This year’s summer solstice is on Thursday June 21 - the longest day of the year.
In Leeds the sun will rise at 4:35am and set at 21:41pm, meaning Yorkshire will see around 17 hours of daylight.
Here’s where to celebrate the summer solstice here in Yorkshire:-
Ilkley Lido is hosting its annual dawn solstice swim for the sixth year running. The outdoor pool, which has stunning views of the Cow and Calf rocks, opens at 4.45am and entry costs £4. The cafe will be open.
Marsden Moor Estate, near Huddersfield
Take a stroll on the Pennine Way along Milestone Edge to catch the sunset on the longest day of the year. The National Trust-organised family and dog-friendly walk promises far-reaching views across the county.
It's free to attend - meet at the Brun Clough car park at 8pm.
White Light Events are hosting a solstice festival at Whitby Pavilion featuring pagan-themed activities such as meditation and rune reading.
Entry is £3 and you can drop in throughout the solstice weekend of June 23-24.
Thornborough Henges, near Ripon
Often called the Stonehenge of the North, this ancient monument is a mystical place to watch the sun rise.
Since 2004 pagans, druids and New Age followers have been flocking here for Beltane, which celebrates the midway point between the spring equinox and the summer solstice. Entry is free.
Rievaulx Terrace, near Helmsley
Watch the sunset on the longest day of the year at Rievaulx Terrace in the North York Moors - near to Rievaulx Abbey. A woodland nature walk has been organised from 7-10pm, and you can bring a picnic. Normal admission fees apply.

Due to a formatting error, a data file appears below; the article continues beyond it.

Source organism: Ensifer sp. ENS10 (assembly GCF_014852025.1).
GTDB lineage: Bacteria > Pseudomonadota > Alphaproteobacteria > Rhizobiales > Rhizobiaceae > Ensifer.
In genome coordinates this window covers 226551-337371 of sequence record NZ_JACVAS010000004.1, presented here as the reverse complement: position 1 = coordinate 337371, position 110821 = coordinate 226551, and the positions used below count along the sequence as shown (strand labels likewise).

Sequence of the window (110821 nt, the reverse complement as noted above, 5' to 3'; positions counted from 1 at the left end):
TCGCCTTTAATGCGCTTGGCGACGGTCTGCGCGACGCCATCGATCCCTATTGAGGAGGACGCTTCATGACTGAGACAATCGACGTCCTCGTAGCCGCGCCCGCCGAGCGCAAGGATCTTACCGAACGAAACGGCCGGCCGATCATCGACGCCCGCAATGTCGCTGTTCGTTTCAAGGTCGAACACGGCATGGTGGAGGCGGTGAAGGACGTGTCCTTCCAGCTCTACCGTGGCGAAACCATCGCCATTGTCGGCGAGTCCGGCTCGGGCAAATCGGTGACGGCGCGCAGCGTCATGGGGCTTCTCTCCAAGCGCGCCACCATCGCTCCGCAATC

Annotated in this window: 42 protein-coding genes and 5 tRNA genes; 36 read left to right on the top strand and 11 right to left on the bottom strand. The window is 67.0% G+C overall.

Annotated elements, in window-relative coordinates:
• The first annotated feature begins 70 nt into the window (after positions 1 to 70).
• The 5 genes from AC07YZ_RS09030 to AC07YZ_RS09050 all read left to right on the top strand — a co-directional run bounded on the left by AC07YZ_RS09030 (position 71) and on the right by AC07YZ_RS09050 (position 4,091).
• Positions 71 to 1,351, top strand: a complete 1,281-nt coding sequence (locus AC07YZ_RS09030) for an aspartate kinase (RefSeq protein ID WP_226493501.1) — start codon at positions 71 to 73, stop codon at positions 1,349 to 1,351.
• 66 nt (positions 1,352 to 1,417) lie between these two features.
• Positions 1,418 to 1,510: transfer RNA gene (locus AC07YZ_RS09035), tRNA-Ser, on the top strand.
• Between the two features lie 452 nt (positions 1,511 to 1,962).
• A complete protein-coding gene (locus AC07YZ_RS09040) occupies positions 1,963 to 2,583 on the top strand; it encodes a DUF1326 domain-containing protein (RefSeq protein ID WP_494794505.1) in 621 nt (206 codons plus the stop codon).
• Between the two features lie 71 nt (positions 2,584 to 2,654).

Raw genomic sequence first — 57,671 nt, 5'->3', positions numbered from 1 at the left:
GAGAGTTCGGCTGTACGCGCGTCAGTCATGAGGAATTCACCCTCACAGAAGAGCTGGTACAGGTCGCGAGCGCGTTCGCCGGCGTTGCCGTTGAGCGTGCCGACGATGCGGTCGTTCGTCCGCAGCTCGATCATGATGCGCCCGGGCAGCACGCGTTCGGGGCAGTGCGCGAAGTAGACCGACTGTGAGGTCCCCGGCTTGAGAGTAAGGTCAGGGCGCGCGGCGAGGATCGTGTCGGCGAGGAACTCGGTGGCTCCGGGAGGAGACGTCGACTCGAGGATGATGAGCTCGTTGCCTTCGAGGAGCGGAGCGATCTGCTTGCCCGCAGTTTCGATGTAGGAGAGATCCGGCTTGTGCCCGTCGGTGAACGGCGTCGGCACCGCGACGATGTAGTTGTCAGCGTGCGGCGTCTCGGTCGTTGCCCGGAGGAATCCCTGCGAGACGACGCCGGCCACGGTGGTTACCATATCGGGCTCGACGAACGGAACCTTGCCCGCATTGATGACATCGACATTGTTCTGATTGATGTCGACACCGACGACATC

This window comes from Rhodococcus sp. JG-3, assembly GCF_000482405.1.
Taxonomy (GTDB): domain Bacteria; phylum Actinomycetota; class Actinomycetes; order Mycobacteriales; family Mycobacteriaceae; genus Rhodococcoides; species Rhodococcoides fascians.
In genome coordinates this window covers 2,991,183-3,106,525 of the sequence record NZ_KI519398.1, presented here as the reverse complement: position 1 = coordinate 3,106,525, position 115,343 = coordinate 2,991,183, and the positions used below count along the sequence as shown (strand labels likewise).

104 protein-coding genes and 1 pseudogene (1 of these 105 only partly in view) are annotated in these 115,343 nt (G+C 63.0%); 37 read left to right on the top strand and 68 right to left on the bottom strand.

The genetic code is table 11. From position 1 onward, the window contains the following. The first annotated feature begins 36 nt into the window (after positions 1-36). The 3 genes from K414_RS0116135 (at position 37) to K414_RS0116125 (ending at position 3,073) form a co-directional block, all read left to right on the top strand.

Blue Lagoon, near Pontefract
Billed as Yorkshire's premier open water swimming spot, Blue Lagoon is holding a dawn swim on the longest day. The facility opens at 4am, with swimmers allowed into the water for the sunrise at 4.40am. Breakfast is served in the cafe from 6am. Entry is £10 for members and £15 for non-members, including breakfast.
Watch the sunset at two of Todmorden's highest points - the Top Brink Inn pub and the Incredible Farm social enterprise. Meet at 9pm at the bottom of the Calderdale Way for a twilight walk.
And further afield...
Britain's most iconic solstice gathering is at Stonehenge in Wiltshire, which has traditionally held a midsummer festival for druids, pagans and other followers of 'old' religions. Access to the stones was restricted in the 1970s, but the rules are relaxed on the longest day to allow thousands of people to watch the sunrise.